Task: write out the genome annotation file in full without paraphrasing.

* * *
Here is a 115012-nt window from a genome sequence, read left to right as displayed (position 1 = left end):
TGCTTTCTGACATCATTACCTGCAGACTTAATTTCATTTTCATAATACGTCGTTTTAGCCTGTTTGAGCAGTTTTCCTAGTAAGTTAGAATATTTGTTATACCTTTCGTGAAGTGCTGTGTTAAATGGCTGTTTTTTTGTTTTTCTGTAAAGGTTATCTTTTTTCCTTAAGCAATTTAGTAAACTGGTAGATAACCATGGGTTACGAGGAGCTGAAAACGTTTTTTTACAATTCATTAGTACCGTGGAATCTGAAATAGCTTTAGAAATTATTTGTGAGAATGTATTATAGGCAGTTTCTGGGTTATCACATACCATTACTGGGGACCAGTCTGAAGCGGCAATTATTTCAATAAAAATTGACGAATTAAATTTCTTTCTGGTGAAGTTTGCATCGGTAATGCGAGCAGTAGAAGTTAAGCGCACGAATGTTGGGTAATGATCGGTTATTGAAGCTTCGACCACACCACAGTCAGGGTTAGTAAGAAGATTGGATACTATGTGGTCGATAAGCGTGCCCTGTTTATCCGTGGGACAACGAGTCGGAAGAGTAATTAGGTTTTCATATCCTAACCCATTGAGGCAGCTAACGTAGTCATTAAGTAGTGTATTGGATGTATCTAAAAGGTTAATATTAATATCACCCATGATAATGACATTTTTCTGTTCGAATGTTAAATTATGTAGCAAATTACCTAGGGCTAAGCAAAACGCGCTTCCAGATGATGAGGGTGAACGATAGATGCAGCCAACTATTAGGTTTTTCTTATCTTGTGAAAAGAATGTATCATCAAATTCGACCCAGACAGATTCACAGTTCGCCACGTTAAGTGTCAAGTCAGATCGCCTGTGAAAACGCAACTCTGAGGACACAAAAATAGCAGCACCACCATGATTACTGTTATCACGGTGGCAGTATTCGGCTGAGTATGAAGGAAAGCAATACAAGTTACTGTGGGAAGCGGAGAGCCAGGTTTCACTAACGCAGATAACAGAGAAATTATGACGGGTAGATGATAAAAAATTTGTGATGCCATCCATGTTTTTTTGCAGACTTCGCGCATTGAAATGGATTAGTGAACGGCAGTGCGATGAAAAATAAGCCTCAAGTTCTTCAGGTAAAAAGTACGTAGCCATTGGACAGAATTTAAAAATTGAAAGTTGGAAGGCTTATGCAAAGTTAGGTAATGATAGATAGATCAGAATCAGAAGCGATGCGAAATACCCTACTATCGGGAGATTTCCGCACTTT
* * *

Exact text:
Here is a 115012-nt window from a genome sequence, read left to right as displayed (position 1 = left end):
TGCTTTCTGACATCATTACCTGCAGACTTAATTTCATTTTCATAATACGTCGTTTTAGCCTGTTTGAGCAGTTTTCCTAGTAAGTTAGAATATTTGTTATACCTTTCGTGAAGTGCTGTGTTAAATGGCTGTTTTTTTGTTTTTCTGTAAAGGTTATCTTTTTTCCTTAAGCAATTTAGTAAACTGGTAGATAACCATGGGTTACGAGGAGCTGAAAACGTTTTTTTACAATTCATTAGTACCGTGGAATCTGAAATAGCTTTAGAAATTATTTGTGAGAATGTATTATAGGCAGTTTCTGGGTTATCACATACCATTACTGGGGACCAGTCTGAAGCGGCAATTATTTCAATAAAAATTGACGAATTAAATTTCTTTCTGGTGAAGTTTGCATCGGTAATGCGAGCAGTAGAAGTTAAGCGCACGAATGTTGGGTAATGATCGGTTATTGAAGCTTCGACCACACCACAGTCAGGGTTAGTAAGAAGATTGGATACTATGTGGTCGATAAGCGTGCCCTGTTTATCCGTGGGACAACGAGTCGGAAGAGTAATTAGGTTTTCATATCCTAACCCATTGAGGCAGCTAACGTAGTCATTAAGTAGTGTATTGGATGTATCTAAAAGGTTAATATTAATATCACCCATGATAATGACATTTTTCTGTTCGAATGTTAAATTATGTAGCAAATTACCTAGGGCTAAGCAAAACGCGCTTCCAGATGATGAGGGTGAACGATAGATGCAGCCAACTATTAGGTTTTTCTTATCTTGTGAAAAGAATGTATCATCAAATTCGACCCAGACAGATTCACAGTTCGCCACGTTAAGTGTCAAGTCAGATCGCCTGTGAAAACGCAACTCTGAGGACACAAAAATAGCAGCACCACCATGATTACTGTTATCACGGTGGCAGTATTCGGCTGAGTATGAAGGAAAGCAATACAAGTTACTGTGGGAAGCGGAGAGCCAGGTTTCACTAACGCAGATAACAGAGAAATTATGACGGGTAGATGATAAAAAATTTGTGATGCCATCCATGTTTTTTTGCAGACTTCGCGCATTGAAATGGATTAGTGAACGGCAGTGCGATGAAAAATAAGCCTCAAGTTCTTCAGGTAAAAAGTACGTAGCCATTGGACAGAATTTAAAAATTGAAAGTTGGAAGGCTTATGCAAAGTTAGGTAATGATAGATAGATCAGAATCAGAAGCGATGCGAAATACCCTACTATCGGGAGATTTCCGCACTTT